- The Washington Times - Monday, May 2, 2005

This year is a fresh start for Potomac Nationals pitcher Dan Kolb in a couple of respects.

Daniel Joseph Kolb spent the past four seasons in the Milwaukee Brewers farm system. In 2003, Daniel Lee Kolb joined the organization and became the Brewers’ closer midway through the year, saving 60 games in two seasons before moving to Atlanta this offseason.

While Dan J. Kolb was pitching in places like Beloit, Wis., and Adelanto, Calif., he often was being mistaken for Dan L. Kolb.

“It was pretty neat. I’d get some of his mail — his fan mail would show up in my locker,” Kolb said. “I’d get cards that people wanted me to sign. I actually met him in spring training. He said, ‘If anybody approaches you, just go ahead and sign them.’ He’s a pretty cool dude.”

Dan J. Kolb was picked up by the Nationals organization in the offseason in the minor league portion of the Rule V draft. After being selected by the Brewers in the 24th round of the 2001 draft, Kolb spent his first three seasons in professional baseball moving back and forth from the starting rotation to the bullpen. He spent 2003 and 2004 at High Desert in the California League, but changing organizations could help Kolb as he tries to move closer to the majors.

“Yes, yes. I’m very excited about this move,” Kolb said. “I got Rule V-ed over here, and it’s a new start. I had a pretty good spring, and hopefully I can continue to keep going here during the season.”

Last season, he pitched exclusively out of the bullpen and is doing the same with Potomac. While Kolb has struggled with his control (eight walks in nine innings), he leads the Nationals with three saves. The right-handed Kolb and lefty Alex Morales appear to be the preferred options in manager Bob Henley’s closer-by-committee philosophy.

Kolb continues to cope with the mistaken identity.

“The thing is on the cards it says [Dan L. Kolb] is 6-7, and he’s got a full goatee,” the 6-foot-1, clean-shaven Kolb said. “But people kept coming up to me, and I’d tell them it wasn’t me, but I got tired of it, so when they asked me to sign them, I signed them.”

As for the mail, there wasn’t anything too crazy.

“I got a lot of fan mail. I got some Christmas cards. I was just waiting to get his paycheck. I wasn’t sending that back.”

Farm notes — Pitcher Oscar Lira replaced Chris Goodman, who was placed on the disabled list, in the Potomac bullpen. Lira was signed by the Expos in 2001 and made two appearances at Class A Brevard County last season. Infielder Ramon Castro, who logged 15 at-bats with Oakland last season before being released in September, took Brett Price’s roster spot.

Harrisburg added a pair of players from extended spring training who spent time with the Senators in 2004. Shortstop Josh Labandeira hit .270 with nine homers last year in Harrisburg before being called up to Montreal in September and going hitless in 14 at-bats. Outfielder Jason Belcher hit two home runs in 70 games for the Senators last season.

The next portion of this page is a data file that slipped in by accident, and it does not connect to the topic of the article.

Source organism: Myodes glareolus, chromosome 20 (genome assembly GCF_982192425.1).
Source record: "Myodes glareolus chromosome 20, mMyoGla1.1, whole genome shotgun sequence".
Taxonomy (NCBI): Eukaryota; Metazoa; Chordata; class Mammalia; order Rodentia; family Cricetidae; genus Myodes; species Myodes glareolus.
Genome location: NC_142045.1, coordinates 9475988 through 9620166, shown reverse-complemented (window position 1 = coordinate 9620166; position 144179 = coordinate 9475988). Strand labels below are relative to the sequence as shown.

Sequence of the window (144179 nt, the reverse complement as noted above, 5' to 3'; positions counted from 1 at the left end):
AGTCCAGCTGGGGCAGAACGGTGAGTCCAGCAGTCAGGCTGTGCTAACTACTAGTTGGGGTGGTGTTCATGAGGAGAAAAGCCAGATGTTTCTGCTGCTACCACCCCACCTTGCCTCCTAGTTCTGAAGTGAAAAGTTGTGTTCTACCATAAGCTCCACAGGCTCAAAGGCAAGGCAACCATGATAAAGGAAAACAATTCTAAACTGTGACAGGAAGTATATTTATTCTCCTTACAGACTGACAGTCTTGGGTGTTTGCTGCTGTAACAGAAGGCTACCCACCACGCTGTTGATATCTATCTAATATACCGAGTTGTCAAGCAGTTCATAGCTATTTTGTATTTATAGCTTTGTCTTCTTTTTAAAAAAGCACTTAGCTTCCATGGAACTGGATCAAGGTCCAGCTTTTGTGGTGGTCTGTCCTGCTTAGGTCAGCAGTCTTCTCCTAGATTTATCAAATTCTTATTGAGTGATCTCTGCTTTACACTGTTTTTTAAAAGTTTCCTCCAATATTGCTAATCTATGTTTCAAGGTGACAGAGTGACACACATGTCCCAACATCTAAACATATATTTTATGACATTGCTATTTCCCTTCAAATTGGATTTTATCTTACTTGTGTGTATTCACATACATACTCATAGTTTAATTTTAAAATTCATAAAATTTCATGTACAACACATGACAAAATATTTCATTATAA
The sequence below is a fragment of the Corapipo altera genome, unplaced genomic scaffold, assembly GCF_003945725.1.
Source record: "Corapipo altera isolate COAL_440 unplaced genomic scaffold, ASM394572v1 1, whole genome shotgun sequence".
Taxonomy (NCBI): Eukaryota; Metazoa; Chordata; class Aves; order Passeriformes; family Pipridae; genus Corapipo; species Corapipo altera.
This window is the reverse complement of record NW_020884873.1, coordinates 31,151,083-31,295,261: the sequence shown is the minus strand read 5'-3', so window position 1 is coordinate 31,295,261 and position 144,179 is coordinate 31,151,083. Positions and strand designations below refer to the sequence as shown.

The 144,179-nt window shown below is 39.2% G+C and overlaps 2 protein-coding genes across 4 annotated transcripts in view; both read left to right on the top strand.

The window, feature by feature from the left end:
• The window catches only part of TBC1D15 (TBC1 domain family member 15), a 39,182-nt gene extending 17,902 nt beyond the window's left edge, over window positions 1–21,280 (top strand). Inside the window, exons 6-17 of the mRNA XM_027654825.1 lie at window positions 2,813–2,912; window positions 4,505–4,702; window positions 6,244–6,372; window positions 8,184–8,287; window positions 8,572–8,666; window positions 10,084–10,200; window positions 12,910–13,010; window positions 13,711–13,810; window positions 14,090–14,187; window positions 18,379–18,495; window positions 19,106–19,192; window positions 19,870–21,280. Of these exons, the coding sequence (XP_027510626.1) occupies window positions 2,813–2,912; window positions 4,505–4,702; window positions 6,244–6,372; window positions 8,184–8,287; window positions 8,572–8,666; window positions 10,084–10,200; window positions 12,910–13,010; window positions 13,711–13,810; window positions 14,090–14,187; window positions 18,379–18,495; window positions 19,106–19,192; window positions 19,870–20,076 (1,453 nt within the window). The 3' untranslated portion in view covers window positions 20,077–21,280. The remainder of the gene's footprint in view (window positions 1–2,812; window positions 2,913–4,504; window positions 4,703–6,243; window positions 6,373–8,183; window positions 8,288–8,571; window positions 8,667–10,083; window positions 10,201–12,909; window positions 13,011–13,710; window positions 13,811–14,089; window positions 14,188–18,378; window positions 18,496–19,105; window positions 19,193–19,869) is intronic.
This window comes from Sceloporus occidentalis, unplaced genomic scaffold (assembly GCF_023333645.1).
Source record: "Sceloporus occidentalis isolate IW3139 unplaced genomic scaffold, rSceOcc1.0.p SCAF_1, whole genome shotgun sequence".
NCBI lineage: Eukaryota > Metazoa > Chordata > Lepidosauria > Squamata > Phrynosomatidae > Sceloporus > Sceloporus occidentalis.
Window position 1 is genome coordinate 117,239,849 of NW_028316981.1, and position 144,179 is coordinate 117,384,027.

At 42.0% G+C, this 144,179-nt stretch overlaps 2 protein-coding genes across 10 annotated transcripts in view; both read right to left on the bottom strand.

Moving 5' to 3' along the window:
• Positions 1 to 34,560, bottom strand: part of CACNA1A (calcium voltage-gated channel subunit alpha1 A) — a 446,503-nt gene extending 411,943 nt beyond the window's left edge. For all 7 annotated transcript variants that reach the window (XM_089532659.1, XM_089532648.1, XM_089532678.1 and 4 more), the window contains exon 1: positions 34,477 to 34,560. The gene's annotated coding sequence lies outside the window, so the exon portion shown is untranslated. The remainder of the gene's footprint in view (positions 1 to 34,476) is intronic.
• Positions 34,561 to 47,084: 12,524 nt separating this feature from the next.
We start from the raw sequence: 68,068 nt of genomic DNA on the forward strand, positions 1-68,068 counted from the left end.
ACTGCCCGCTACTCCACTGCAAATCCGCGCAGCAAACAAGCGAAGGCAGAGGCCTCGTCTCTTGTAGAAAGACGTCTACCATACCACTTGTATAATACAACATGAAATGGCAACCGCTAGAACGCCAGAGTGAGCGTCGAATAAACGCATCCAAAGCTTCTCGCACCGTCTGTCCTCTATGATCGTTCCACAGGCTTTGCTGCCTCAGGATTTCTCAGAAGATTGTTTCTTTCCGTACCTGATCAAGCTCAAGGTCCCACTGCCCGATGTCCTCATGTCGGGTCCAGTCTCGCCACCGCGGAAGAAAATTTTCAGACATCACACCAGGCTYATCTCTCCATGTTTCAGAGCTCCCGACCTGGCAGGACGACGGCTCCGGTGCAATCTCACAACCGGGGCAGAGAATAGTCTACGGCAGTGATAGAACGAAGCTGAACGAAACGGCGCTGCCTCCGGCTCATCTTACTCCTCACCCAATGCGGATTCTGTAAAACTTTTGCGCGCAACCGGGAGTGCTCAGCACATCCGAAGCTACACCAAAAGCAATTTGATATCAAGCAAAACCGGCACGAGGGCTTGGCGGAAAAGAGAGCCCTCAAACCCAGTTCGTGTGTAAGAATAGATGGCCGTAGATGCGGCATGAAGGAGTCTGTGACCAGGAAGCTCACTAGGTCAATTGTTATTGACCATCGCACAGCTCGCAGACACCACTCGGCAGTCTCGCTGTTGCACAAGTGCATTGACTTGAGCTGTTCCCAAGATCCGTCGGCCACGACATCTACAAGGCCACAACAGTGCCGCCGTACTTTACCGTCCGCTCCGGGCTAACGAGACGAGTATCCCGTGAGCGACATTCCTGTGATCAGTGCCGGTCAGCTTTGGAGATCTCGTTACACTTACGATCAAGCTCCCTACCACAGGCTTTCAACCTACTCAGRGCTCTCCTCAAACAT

Nationals director of player development Adam Wogan said top prospect Mike Hinckley will throw in Florida this week and could be ready to join a full-season team — likely Harrisburg — in the next week to 10 days. While 2004 first-round pick Bill Bray needs more time, Wogan said 2004 second-round pick Erik San Pedro is on a similar timeline as Hinckley. San Pedro, a catcher, is expected to join Potomac.

New Orleans first baseman Larry Broadway is expected to miss two weeks with a strained right knee ligament. Savannah outfielder Marvin Lowrance, a seventh-round pick last season, is expected to be out until the middle of June with a broken knee cap.

One of the biggest surprises in the organization has been the play of Tyrell Godwin at Class AAA New Orleans. Godwin was selected by the Nationals in the major league portion of the Rule V draft this offseason. Washington traded pitcher Aaron Wideman to Toronto so it wouldn’t have to keep him on the major league roster all season like it does with fellow Rule V pickup Tony Blanco.

Most players selected in the Rule V draft aren’t ready for the big leagues, but Godwin is hitting .393 with six stolen bases for New Orleans. Wogan said he has “definitely opened some eyes” with his hot start and compared Godwin’s situation to Houston Astros outfielder Willy Tavares.

The Astros wanted to retain Tavares without keeping him in Houston, so they traded pitcher Jeriome Robertson to Cleveland for Tavares and Luke Scott. Taveras spent last season at Class AA Round Rock and won the Astros’ starting center fielder job this spring.

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